Feeling Anxious? This Diaphragmatic Breath Routine Will Chill You Out In Less Than 5 Minutes
When it comes to yoga, Ally Bogard is a teacher's teacher. She's deeply embedded in the yoga community in New York with roots in Canada, her original home. Her poetic way of speaking, challenging sequences, and spot-on intuition draw large, loyal crowds to her weekly classes at SKY TING and Yoga Shanti in New York City and trainings abroad.
Since founding gaiatri, a yoga teacher training program based in Canada, she's made a name for herself within the wellness community as a silent but powerful source of wisdom specifically in the practice of cultivating attention through asana, meditation, yoga Nidra, and breathwork.
One of the most common things she sees and works on with her private clientele and in public classes is anxiety. "We know that someone is going to be in an activated, stressful nervous system and have low-grade anxiety if the belly comes in on an inhale," Bogard said. This is called a reverse breathing pattern and is, perhaps not surprisingly, quite common in today's always-on, digital, social media world.
"The practice of meditation and breathwork engages the subtle body, the intuitive body, the all-knowing body—that part of the body that knows and sees and hears the unseen and the unstruck," Bogard said. These are the things that, by keeping ourselves busy, we tend to push down.
These are the things that grip on our organs, digestion, and musculature when we don't allow them to release. The diaphragm orchestrates a lot of this tension and release, Bogard said. In order to facilitate a diaphragmatic release, try this breathwork routine Borgard teaches often at workshops and trainings.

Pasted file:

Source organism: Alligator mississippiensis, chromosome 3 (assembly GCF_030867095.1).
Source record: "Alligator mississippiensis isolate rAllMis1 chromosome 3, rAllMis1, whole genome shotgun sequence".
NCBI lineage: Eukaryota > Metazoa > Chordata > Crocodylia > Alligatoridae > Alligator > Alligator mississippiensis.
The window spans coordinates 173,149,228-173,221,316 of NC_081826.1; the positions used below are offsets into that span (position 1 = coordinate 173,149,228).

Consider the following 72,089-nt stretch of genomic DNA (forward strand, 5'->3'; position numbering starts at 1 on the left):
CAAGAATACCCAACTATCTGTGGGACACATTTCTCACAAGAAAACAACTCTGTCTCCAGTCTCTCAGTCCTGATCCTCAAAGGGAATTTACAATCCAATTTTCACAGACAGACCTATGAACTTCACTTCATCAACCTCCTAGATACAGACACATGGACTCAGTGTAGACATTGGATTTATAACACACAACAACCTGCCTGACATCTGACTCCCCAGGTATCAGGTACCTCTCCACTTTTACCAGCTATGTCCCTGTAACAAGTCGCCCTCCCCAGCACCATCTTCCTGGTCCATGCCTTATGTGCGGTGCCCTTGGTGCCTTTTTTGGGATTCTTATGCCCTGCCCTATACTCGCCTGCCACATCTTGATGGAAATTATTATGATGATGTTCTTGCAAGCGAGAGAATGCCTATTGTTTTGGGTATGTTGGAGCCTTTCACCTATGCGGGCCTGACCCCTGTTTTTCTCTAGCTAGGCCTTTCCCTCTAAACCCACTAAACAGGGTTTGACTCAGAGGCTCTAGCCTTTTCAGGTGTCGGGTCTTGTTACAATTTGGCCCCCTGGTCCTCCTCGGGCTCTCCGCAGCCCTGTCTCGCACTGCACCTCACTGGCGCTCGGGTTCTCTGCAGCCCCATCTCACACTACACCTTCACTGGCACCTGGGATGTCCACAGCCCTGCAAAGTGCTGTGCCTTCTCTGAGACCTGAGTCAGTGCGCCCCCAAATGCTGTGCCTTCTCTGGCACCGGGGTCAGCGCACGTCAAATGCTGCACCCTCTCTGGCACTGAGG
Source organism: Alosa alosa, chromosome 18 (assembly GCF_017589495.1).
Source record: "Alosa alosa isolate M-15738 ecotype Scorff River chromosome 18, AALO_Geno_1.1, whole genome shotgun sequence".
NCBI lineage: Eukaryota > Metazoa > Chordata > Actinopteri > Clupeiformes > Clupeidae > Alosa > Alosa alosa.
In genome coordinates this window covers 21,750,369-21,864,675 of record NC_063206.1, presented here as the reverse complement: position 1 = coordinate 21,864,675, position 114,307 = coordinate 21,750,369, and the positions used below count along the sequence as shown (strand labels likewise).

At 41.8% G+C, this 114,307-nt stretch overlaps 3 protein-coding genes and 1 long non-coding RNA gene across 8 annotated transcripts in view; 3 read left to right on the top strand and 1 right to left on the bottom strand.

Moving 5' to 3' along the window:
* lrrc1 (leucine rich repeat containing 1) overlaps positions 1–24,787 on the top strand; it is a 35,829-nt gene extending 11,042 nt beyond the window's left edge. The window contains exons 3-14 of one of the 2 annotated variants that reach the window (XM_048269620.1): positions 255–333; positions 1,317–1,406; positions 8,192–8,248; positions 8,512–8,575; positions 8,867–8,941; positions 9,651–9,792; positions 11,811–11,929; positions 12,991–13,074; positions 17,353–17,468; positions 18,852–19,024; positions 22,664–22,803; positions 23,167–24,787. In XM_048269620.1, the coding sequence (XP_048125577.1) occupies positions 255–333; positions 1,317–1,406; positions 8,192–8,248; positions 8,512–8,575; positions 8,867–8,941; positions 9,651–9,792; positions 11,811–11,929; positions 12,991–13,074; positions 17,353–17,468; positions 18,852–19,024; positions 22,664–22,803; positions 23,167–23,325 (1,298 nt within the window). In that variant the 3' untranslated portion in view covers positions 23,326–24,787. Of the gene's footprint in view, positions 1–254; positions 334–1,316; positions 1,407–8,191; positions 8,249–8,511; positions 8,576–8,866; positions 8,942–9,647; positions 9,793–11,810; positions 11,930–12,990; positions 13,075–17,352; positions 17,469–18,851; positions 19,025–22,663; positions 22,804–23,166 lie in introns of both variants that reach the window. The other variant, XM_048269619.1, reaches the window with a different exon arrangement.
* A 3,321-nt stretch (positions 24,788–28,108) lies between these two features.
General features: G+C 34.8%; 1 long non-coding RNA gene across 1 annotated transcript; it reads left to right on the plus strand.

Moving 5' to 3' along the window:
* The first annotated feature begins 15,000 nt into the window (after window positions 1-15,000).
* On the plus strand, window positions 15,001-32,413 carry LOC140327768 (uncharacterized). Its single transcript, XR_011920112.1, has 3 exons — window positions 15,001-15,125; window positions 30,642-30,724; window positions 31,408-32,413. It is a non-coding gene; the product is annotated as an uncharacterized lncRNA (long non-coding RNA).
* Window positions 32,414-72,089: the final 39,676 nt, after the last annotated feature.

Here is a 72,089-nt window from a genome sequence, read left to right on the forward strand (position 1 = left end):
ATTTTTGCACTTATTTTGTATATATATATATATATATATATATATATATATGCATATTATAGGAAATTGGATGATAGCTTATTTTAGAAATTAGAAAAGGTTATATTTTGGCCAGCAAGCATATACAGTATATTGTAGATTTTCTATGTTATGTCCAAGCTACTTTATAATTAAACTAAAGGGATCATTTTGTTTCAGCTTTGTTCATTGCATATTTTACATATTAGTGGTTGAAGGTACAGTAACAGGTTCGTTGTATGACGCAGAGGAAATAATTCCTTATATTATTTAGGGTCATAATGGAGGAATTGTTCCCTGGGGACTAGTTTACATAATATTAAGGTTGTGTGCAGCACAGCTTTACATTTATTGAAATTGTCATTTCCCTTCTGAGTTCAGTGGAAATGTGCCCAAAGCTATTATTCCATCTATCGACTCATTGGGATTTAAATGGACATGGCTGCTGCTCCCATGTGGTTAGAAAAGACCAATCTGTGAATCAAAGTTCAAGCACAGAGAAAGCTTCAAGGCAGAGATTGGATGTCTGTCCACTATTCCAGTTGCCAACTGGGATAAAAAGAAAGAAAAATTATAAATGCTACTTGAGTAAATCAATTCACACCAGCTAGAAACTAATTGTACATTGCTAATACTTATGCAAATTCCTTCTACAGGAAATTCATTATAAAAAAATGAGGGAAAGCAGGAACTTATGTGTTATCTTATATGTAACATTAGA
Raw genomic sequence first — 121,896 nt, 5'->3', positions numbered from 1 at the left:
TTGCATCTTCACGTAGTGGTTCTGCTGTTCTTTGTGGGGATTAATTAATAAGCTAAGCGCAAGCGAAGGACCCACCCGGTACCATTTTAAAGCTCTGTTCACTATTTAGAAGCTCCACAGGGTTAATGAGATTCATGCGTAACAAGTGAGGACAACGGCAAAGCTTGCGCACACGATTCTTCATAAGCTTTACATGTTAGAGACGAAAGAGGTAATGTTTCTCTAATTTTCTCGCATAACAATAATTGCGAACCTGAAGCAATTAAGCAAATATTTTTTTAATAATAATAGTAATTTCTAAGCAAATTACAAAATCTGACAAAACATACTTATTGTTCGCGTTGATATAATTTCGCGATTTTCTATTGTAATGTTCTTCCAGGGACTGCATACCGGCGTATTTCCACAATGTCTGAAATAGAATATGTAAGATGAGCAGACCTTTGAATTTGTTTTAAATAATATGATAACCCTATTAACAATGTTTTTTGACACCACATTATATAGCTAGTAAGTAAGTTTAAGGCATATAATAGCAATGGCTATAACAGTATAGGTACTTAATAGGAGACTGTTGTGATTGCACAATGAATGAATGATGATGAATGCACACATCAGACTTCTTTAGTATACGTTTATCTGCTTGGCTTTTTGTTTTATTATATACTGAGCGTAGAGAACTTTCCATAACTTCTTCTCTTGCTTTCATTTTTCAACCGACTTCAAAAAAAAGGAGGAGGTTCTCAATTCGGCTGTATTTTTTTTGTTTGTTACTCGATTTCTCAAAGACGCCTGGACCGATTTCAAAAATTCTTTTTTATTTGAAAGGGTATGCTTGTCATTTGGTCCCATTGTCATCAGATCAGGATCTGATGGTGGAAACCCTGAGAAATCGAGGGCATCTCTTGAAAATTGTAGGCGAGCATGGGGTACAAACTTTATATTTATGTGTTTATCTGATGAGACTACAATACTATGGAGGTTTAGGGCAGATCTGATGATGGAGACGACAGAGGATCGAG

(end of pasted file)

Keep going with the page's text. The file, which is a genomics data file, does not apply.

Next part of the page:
Activated breath pattern: diaphragmatic breathing.
- Lie down. Keep breathing through your nose, and then deepen it through your lower belly. Your belly should feel like a balloon on the inhale and soften down on the exhale. Do this for 5 or 10 breaths.
- Place your hand on the navel or slightly beneath it. Put a very slight amount of pressure down between the navel and the low belly to encourage the breath into that space. To be clear, this is not the breath going down into the organs but creates an engagement of the thoracic diaphragm down and out.
- Breathe up and into the pressure of the hand through the power of your low belly. This low, deep breathing begins to engage the diaphragm.
- Keeping that hand where it is, slide the other hand to the base of the ribs at the side of the body. Keep the breath low and deepen it so much that it goes wide into your own hand. It's a deep and wide breath. You might start to feel a little bit of a tingle as you start to activate the diaphragm.
- Keep the breath deep and continue to push your hands out wide with the breath. This is the diaphragm starting to unhook itself from stress from the psoas major.
- Bring the hand that's on your lower ribs up to directly below the collarbone. Keeping the deep belly breath, continuing to breathe wide into the lower ribs, start to bring it high into your upper hand. Continue breathing like this: The breath goes deep, wide, then high. On the exhale, allow it to simply and effortlessly fall out of you.
- Turn the three-part breath into one oceanic wave of breath, seamlessly going deep, wide, and high. Continue like this for 10 breaths.
"When you're breathing well, the ocean of the belly and the tide of the breath is a beautiful rhythmic fullness on the inhale and emptiness on the exhale almost purely in the belly," Bogard said.
For more on the healing power of breath, check out this mbg class.
Lindsay Kellner is a freelance writer, editor and content strategist based out of Brooklyn, NY. She received her bachelor’s degree in journalism and psychology at New York University and earned a 200-hour yoga certification from Sky Ting. She is the co-author of “The Spirit Almanac: A Modern Guide to Ancient Self Care,” along with mbg’s Sustainability Editor, Emma Loewe.